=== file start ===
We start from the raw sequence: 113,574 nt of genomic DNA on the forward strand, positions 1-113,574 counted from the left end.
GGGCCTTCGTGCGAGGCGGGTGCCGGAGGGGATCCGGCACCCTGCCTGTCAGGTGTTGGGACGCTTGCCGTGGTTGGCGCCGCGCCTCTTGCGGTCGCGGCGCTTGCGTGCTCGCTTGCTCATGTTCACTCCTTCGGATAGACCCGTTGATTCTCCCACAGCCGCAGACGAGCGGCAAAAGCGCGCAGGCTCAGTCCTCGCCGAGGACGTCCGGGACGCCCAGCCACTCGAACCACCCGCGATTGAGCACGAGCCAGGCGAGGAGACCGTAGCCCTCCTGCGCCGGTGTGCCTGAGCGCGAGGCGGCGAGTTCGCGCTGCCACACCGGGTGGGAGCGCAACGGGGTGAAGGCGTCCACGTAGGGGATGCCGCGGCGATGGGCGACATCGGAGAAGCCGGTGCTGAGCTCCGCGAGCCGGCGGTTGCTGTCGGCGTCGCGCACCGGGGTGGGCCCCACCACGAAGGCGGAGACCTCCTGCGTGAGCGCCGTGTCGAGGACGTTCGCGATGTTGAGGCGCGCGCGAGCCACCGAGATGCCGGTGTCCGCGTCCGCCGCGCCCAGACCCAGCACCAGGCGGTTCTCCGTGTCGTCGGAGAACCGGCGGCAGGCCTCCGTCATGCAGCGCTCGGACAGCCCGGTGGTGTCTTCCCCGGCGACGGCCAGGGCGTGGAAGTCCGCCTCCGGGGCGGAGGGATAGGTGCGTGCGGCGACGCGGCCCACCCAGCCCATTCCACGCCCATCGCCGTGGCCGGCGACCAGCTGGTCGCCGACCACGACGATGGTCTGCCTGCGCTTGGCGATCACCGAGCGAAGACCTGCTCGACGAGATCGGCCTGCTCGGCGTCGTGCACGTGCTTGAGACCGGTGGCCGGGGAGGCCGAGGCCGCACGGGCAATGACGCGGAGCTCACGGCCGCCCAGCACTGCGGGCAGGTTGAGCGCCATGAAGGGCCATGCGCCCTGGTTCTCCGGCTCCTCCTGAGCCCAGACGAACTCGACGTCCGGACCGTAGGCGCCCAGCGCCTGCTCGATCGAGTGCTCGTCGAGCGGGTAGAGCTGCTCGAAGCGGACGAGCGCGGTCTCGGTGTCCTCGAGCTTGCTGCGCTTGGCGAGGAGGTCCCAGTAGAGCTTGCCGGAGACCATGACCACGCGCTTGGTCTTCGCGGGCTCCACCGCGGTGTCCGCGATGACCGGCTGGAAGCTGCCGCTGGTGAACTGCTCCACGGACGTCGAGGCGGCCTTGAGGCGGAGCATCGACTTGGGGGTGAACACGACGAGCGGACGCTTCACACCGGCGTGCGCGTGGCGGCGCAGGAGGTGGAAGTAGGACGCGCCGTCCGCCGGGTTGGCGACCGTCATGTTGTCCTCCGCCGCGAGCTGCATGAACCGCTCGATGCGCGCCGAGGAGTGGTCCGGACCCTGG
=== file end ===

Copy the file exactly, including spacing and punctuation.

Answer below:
We start from the raw sequence: 113,574 nt of genomic DNA on the forward strand, positions 1-113,574 counted from the left end.
GGGCCTTCGTGCGAGGCGGGTGCCGGAGGGGATCCGGCACCCTGCCTGTCAGGTGTTGGGACGCTTGCCGTGGTTGGCGCCGCGCCTCTTGCGGTCGCGGCGCTTGCGTGCTCGCTTGCTCATGTTCACTCCTTCGGATAGACCCGTTGATTCTCCCACAGCCGCAGACGAGCGGCAAAAGCGCGCAGGCTCAGTCCTCGCCGAGGACGTCCGGGACGCCCAGCCACTCGAACCACCCGCGATTGAGCACGAGCCAGGCGAGGAGACCGTAGCCCTCCTGCGCCGGTGTGCCTGAGCGCGAGGCGGCGAGTTCGCGCTGCCACACCGGGTGGGAGCGCAACGGGGTGAAGGCGTCCACGTAGGGGATGCCGCGGCGATGGGCGACATCGGAGAAGCCGGTGCTGAGCTCCGCGAGCCGGCGGTTGCTGTCGGCGTCGCGCACCGGGGTGGGCCCCACCACGAAGGCGGAGACCTCCTGCGTGAGCGCCGTGTCGAGGACGTTCGCGATGTTGAGGCGCGCGCGAGCCACCGAGATGCCGGTGTCCGCGTCCGCCGCGCCCAGACCCAGCACCAGGCGGTTCTCCGTGTCGTCGGAGAACCGGCGGCAGGCCTCCGTCATGCAGCGCTCGGACAGCCCGGTGGTGTCTTCCCCGGCGACGGCCAGGGCGTGGAAGTCCGCCTCCGGGGCGGAGGGATAGGTGCGTGCGGCGACGCGGCCCACCCAGCCCATTCCACGCCCATCGCCGTGGCCGGCGACCAGCTGGTCGCCGACCACGACGATGGTCTGCCTGCGCTTGGCGATCACCGAGCGAAGACCTGCTCGACGAGATCGGCCTGCTCGGCGTCGTGCACGTGCTTGAGACCGGTGGCCGGGGAGGCCGAGGCCGCACGGGCAATGACGCGGAGCTCACGGCCGCCCAGCACTGCGGGCAGGTTGAGCGCCATGAAGGGCCATGCGCCCTGGTTCTCCGGCTCCTCCTGAGCCCAGACGAACTCGACGTCCGGACCGTAGGCGCCCAGCGCCTGCTCGATCGAGTGCTCGTCGAGCGGGTAGAGCTGCTCGAAGCGGACGAGCGCGGTCTCGGTGTCCTCGAGCTTGCTGCGCTTGGCGAGGAGGTCCCAGTAGAGCTTGCCGGAGACCATGACCACGCGCTTGGTCTTCGCGGGCTCCACCGCGGTGTCCGCGATGACCGGCTGGAAGCTGCCGCTGGTGAACTGCTCCACGGACGTCGAGGCGGCCTTGAGGCGGAGCATCGACTTGGGGGTGAACACGACGAGCGGACGCTTCACACCGGCGTGCGCGTGGCGGCGCAGGAGGTGGAAGTAGGACGCGCCGTCCGCCGGGTTGGCGACCGTCATGTTGTCCTCCGCCGCGAGCTGCATGAACCGCTCGATGCGCGCCGAGGAGTGGTCCGGACCCTGG